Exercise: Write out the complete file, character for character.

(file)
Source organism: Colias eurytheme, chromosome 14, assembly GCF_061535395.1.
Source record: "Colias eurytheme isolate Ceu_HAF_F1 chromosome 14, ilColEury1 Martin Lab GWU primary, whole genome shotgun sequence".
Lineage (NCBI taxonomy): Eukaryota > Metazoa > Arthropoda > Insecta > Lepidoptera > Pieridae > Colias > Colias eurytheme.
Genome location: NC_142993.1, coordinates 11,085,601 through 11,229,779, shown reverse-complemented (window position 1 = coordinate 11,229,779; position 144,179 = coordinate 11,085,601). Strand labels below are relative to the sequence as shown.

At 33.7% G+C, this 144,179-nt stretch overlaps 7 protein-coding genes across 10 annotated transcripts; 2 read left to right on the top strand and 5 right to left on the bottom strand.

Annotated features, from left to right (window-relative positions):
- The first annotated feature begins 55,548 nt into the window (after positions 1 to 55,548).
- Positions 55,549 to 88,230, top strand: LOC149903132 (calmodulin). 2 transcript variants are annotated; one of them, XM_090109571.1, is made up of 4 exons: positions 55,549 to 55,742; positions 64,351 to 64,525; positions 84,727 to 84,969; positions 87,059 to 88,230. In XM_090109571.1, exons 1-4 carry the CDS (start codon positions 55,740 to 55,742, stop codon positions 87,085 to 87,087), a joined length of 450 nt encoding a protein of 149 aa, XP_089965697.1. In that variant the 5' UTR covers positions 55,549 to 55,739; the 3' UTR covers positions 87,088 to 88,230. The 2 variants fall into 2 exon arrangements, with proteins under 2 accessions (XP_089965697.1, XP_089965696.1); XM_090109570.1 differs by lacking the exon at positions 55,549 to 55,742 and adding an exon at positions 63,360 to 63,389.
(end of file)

Source organism: Colias eurytheme, chromosome 14, assembly GCF_061535395.1.
Source record: "Colias eurytheme isolate Ceu_HAF_F1 chromosome 14, ilColEury1 Martin Lab GWU primary, whole genome shotgun sequence".
Lineage (NCBI taxonomy): Eukaryota > Metazoa > Arthropoda > Insecta > Lepidoptera > Pieridae > Colias > Colias eurytheme.
Genome location: NC_142993.1, coordinates 11,085,601 through 11,229,779, shown reverse-complemented (window position 1 = coordinate 11,229,779; position 144,179 = coordinate 11,085,601). Strand labels below are relative to the sequence as shown.

At 33.7% G+C, this 144,179-nt stretch overlaps 7 protein-coding genes across 10 annotated transcripts; 2 read left to right on the top strand and 5 right to left on the bottom strand.

Annotated features, from left to right (window-relative positions):
- The first annotated feature begins 55,548 nt into the window (after positions 1 to 55,548).
- Positions 55,549 to 88,230, top strand: LOC149903132 (calmodulin). 2 transcript variants are annotated; one of them, XM_090109571.1, is made up of 4 exons: positions 55,549 to 55,742; positions 64,351 to 64,525; positions 84,727 to 84,969; positions 87,059 to 88,230. In XM_090109571.1, exons 1-4 carry the CDS (start codon positions 55,740 to 55,742, stop codon positions 87,085 to 87,087), a joined length of 450 nt encoding a protein of 149 aa, XP_089965697.1. In that variant the 5' UTR covers positions 55,549 to 55,739; the 3' UTR covers positions 87,088 to 88,230. The 2 variants fall into 2 exon arrangements, with proteins under 2 accessions (XP_089965697.1, XP_089965696.1); XM_090109570.1 differs by lacking the exon at positions 55,549 to 55,742 and adding an exon at positions 63,360 to 63,389.